College Football Gets An “Expansion” Workout

Anabolic Steroids / Bodybuilding Blog

College Football Gets An “Expansion” Workout

I know many of you on SteroidsLive are trying to “bulk up,” but I had no idea that college football was getting in on the trend! This “workout” involves Colorado’s announcement that they are accepting an invitation to join the Pac-10.

There are 5 other schools in the Big 12 that are also rumored targets of the Pac-10: Texas, Texas Tech, Texas A&M, Oklahoma and Oklahoma State.

When Scott was asked about the  five-school group from the Big-12 South Division, he replied, “There are no assurances. No invitations have been issued.” However, now we’re left to wonder.

Is the Pac 10 just trying to lose a little weight for “beach season”—and pick up enough teams to have a conference title game? Or is the Pac-10 trying to bulk up for a “bodybuilding show”—becoming the Pac-14 or 16?  Or perhaps there’s a deeper agenda.

Meanwhile, it looks like Nebraska will be going to the Big 10. This would leave Texas and Oklahoma alone as the “big dogs” in the Big-12. Wouldn’t Texas then want to go somewhere else? Could Oklahoma survive as the “only dog” in the “realigned Big-12″?

The consequences of Larry Scott’s “workout” will be greater than a simple expansion of Pac-10 muscle—it will cause ripple effects throughout college football.

This Makes Sense for Nebraska

Reports have been flying for days about Nebraska heading to the Big-10. If you take everything else out of the equation, it makes sense for Nebraska. They play defense and run the ball—most teams in the Big-10 do the same thing.

Nebraska is a “midwestern” state and the Big-10 is generally considered a “midwestern conference.” Nebraska recruits a lot of “strong farm boys” and they have plenty of those in Ohio, Michigan and Pennsylvania.

The “proximity issue” doesn’t hurt Nebraska’s pocketbook either. A trip to State College to play Penn State would be a haul—but no worse than playing Missouri or even traveling to Texas.

I know some folks are asking, “Why not wait for Texas to leave?” If Nebraska waits for Texas to leave the Big-12, they’ll be waiting forever. Texas needs Nebraska more than Nebraska needs Texas.

With Colorado leaving for the Pac-10, I think Nebraska is left with no choice but to move on. Colorado/Nebraska was a pretty major game. There’s significant hatred there.

I know that Bill McCartney just “decided” that Nebraska was Colorado’s rival back in the 80′s. It was a good training exercise for the Buffaloes to stay motivated, but the games have usually gone to Nebraska.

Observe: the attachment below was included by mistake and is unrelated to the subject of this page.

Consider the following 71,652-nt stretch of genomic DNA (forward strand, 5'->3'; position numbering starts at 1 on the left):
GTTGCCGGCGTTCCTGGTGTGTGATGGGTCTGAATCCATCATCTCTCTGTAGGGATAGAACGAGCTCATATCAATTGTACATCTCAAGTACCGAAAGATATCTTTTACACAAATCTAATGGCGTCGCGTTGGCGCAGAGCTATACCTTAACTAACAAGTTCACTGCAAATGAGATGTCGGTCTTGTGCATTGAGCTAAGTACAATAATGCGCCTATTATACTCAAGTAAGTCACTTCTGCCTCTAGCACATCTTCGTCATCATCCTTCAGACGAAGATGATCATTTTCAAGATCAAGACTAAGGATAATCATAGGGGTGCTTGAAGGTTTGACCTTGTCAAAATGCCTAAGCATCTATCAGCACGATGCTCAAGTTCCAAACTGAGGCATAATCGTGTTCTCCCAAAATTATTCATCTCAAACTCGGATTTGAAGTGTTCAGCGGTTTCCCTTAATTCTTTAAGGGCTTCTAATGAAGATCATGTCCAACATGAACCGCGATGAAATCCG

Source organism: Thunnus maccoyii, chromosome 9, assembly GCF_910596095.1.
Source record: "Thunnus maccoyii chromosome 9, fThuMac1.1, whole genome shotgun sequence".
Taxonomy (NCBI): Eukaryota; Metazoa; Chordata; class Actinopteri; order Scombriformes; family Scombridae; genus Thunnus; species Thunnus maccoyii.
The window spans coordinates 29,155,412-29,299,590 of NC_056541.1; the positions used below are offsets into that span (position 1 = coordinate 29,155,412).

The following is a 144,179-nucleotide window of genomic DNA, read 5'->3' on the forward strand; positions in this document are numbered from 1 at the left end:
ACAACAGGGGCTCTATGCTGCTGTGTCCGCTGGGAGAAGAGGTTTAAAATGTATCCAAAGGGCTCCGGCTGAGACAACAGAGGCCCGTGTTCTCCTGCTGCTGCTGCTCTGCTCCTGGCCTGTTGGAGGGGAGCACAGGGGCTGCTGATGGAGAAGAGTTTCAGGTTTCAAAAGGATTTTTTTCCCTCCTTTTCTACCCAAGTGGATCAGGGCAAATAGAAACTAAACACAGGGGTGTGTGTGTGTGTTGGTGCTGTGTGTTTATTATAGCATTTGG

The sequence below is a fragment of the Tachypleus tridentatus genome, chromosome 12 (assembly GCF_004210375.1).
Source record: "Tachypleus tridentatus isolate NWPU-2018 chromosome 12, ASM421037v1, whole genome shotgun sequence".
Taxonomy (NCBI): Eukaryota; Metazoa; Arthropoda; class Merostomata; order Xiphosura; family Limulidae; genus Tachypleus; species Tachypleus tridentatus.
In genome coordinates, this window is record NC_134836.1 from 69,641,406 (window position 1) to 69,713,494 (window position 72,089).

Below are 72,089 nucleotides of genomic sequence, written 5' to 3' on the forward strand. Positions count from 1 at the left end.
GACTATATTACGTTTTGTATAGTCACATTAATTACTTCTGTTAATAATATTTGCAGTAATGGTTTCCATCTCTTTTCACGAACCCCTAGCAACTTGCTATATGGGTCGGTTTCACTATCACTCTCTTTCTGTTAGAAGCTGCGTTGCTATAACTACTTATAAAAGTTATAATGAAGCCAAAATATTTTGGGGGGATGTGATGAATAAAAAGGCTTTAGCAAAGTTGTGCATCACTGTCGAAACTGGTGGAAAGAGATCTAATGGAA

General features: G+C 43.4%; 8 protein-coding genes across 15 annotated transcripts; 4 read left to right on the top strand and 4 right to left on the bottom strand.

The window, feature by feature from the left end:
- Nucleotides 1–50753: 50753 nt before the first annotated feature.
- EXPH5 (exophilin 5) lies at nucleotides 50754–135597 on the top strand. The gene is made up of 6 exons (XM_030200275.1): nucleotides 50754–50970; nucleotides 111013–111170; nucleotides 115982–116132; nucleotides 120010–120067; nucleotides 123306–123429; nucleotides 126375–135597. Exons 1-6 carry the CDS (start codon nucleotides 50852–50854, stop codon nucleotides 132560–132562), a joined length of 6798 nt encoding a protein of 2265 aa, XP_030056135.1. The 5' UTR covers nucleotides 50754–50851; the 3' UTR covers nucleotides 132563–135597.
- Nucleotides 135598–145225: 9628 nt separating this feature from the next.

However, when Colorado wins, it really stings the Cornhusker Nation. Colorado’s willingness to walk away from that rivalry opens the door for Nebraska to do the same with the Big-12. Who doesn’t want to spoil another team’s season the way Colorado can with Nebraska?

Add to that Nebraska’s loss in the Big 12 Championship Game—where it seemed that Texas was given an extra second to kick their game-winning Field Goal—and Nebraska is really stinging.

What Happens if the Big 12 Has a “Mass Exodus”?

Let’s say that Larry Scott is a genius and he gets 6 teams to come to the Pac-10—forming the Pac-16.  This leaves the Big-12 with the possibility of having only 6 teams. What are they going to do?

Raid other conferences, of course!

There are some obvious targets for the “newly depleted” Big-12. They are going to have to go on their own training program to “bulk up” again.

Big-12 Commissioner Dan Beebe has said he’s “comfortable” about the Big 12 staying together. Yet just last week he was quoted by the AP as saying: “We have described the fact that we have a great conference that has provided a lot of benefit to all our institutions.  I think we have a tremendous group of institutions that have benefited greatly [from the Big 12].”

Let me decode that. “Please don’t leave. The water’s warm here, right?”

He then went on to say:  “I would be negligent if I wasn’t looking at what possibilities there are for any scenario that might exist. We’re not doing anything outward . . .”  That’s code for, “We’ll raid another conference if we have to, but I’m not going to come out and say that.”

Because the Big 12 is in a high state of flux, they will be prone to taking anybody. This means recruiting schools like Boise State, Fresno State, TCU, Utah or even BYU.